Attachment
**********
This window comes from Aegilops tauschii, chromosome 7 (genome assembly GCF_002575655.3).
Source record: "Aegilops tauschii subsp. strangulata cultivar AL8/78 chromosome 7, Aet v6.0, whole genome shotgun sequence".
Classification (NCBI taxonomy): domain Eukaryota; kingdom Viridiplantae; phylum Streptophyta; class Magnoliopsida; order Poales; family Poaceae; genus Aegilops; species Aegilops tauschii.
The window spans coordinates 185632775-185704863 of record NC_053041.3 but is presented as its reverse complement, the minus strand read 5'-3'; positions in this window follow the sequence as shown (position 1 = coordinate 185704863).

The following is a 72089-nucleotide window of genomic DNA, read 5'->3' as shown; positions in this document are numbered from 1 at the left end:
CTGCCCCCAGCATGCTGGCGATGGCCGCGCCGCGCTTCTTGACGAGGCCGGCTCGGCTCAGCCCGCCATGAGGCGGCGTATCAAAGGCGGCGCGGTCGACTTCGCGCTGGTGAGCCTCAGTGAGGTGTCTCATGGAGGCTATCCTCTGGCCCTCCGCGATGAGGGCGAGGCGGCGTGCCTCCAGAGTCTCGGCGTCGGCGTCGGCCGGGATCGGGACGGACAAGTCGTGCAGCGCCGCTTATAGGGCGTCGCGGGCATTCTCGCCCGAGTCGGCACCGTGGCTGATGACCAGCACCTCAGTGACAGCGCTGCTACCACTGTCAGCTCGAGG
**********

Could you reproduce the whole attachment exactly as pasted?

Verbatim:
This window comes from Aegilops tauschii, chromosome 7 (genome assembly GCF_002575655.3).
Source record: "Aegilops tauschii subsp. strangulata cultivar AL8/78 chromosome 7, Aet v6.0, whole genome shotgun sequence".
Classification (NCBI taxonomy): domain Eukaryota; kingdom Viridiplantae; phylum Streptophyta; class Magnoliopsida; order Poales; family Poaceae; genus Aegilops; species Aegilops tauschii.
The window spans coordinates 185632775-185704863 of record NC_053041.3 but is presented as its reverse complement, the minus strand read 5'-3'; positions in this window follow the sequence as shown (position 1 = coordinate 185704863).

The following is a 72089-nucleotide window of genomic DNA, read 5'->3' as shown; positions in this document are numbered from 1 at the left end:
CTGCCCCCAGCATGCTGGCGATGGCCGCGCCGCGCTTCTTGACGAGGCCGGCTCGGCTCAGCCCGCCATGAGGCGGCGTATCAAAGGCGGCGCGGTCGACTTCGCGCTGGTGAGCCTCAGTGAGGTGTCTCATGGAGGCTATCCTCTGGCCCTCCGCGATGAGGGCGAGGCGGCGTGCCTCCAGAGTCTCGGCGTCGGCGTCGGCCGGGATCGGGACGGACAAGTCGTGCAGCGCCGCTTATAGGGCGTCGCGGGCATTCTCGCCCGAGTCGGCACCGTGGCTGATGACCAGCACCTCAGTGACAGCGCTGCTACCACTGTCAGCTCGAGG